When detectives from the New York Police Department’s intelligence bureau arrested Jose Pimentel on Nov. 20, 2011, he was in a Washington Heights apartment putting the finishing touches on a pipe bomb he was building in an Al Qaeda-inspired plot to attack military and police targets in the city. On March 22, 2017, James Harris Jackson was arrested for the racially motivated sword killing of Timothy Caughman. Mr. Jackson, a white supremacist, said he had planned to kill more people of color in New York, hoping to start a race war.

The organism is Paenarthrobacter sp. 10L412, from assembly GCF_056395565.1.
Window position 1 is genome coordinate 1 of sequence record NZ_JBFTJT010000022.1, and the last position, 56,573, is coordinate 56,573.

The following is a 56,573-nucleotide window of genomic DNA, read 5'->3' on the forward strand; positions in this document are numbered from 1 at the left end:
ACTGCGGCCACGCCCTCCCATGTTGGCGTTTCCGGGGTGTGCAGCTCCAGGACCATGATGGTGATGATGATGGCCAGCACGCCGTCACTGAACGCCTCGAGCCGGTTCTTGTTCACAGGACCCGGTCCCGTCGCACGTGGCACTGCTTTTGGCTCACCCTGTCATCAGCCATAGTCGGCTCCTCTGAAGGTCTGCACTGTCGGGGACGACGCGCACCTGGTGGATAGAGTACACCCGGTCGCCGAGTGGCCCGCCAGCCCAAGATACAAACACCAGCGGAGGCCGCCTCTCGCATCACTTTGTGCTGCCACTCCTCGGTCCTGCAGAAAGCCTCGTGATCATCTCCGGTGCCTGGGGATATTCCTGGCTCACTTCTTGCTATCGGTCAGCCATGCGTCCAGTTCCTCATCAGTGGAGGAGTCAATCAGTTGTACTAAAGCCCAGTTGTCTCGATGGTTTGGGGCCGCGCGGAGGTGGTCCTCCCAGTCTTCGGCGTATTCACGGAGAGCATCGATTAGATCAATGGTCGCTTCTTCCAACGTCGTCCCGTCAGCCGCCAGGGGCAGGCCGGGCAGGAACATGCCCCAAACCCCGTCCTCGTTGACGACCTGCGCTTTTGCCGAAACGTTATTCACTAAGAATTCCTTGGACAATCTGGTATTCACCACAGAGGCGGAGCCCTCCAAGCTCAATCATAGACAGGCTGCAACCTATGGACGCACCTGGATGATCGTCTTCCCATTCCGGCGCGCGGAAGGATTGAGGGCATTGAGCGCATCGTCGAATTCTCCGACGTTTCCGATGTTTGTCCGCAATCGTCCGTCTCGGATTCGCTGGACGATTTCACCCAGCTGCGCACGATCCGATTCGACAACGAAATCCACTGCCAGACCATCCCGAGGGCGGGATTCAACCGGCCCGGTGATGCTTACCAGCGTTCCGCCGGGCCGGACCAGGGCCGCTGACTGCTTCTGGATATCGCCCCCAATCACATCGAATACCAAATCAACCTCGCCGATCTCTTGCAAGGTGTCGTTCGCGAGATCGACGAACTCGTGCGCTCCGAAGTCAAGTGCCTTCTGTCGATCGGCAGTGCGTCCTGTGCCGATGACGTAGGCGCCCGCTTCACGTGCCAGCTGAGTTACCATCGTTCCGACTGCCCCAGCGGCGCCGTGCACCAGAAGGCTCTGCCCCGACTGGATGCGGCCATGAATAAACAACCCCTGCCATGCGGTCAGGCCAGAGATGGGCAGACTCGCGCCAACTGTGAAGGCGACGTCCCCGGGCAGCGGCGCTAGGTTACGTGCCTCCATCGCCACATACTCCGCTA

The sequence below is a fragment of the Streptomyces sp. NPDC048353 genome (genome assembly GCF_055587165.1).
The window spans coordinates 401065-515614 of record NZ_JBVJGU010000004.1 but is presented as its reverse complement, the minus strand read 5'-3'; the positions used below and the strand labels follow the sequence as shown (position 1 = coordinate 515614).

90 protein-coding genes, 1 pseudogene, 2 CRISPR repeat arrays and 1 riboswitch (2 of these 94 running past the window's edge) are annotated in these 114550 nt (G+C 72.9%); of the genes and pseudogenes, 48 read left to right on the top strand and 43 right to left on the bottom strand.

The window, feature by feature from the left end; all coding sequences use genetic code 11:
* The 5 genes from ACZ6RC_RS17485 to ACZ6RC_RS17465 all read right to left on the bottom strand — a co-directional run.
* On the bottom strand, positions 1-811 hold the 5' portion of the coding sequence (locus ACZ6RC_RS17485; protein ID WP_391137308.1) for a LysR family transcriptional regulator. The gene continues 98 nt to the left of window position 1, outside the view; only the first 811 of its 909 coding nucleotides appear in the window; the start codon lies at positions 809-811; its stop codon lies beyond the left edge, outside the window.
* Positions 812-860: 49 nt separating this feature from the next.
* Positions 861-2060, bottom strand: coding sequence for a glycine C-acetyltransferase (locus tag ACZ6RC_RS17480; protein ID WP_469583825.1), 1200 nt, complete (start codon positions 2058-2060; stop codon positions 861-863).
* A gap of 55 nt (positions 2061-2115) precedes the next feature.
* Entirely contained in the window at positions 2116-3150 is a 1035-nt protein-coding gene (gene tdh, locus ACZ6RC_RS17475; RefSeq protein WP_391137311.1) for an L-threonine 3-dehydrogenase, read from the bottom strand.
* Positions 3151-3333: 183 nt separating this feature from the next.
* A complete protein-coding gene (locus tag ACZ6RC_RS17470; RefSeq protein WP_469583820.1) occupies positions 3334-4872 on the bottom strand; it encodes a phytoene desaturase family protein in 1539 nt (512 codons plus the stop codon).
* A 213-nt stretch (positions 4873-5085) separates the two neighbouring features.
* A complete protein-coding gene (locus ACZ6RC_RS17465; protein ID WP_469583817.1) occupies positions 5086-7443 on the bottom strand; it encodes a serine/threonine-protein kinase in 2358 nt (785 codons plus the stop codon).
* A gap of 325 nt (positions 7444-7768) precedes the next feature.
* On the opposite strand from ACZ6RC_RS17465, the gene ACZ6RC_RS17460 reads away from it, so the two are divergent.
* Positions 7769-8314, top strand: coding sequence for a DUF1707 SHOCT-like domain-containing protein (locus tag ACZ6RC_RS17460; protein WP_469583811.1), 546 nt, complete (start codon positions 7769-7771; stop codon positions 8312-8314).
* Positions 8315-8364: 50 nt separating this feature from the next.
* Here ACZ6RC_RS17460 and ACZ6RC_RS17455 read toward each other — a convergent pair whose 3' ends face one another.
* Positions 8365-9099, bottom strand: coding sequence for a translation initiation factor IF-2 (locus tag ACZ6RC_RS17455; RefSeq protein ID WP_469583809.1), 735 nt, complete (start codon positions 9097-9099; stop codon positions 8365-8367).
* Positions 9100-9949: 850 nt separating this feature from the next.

Mr. Pimentel and Mr. Jackson were charged under the New York State antiterrorism law. Enacted shortly after Sept. 11, it allows New York to bring terrorism charges regardless of whether the ideological motive is “foreign” or “domestic” or whether the weapon is a bomb or a sword. This approach is a model for tackling today’s terrorist threat.

Read more: New York Times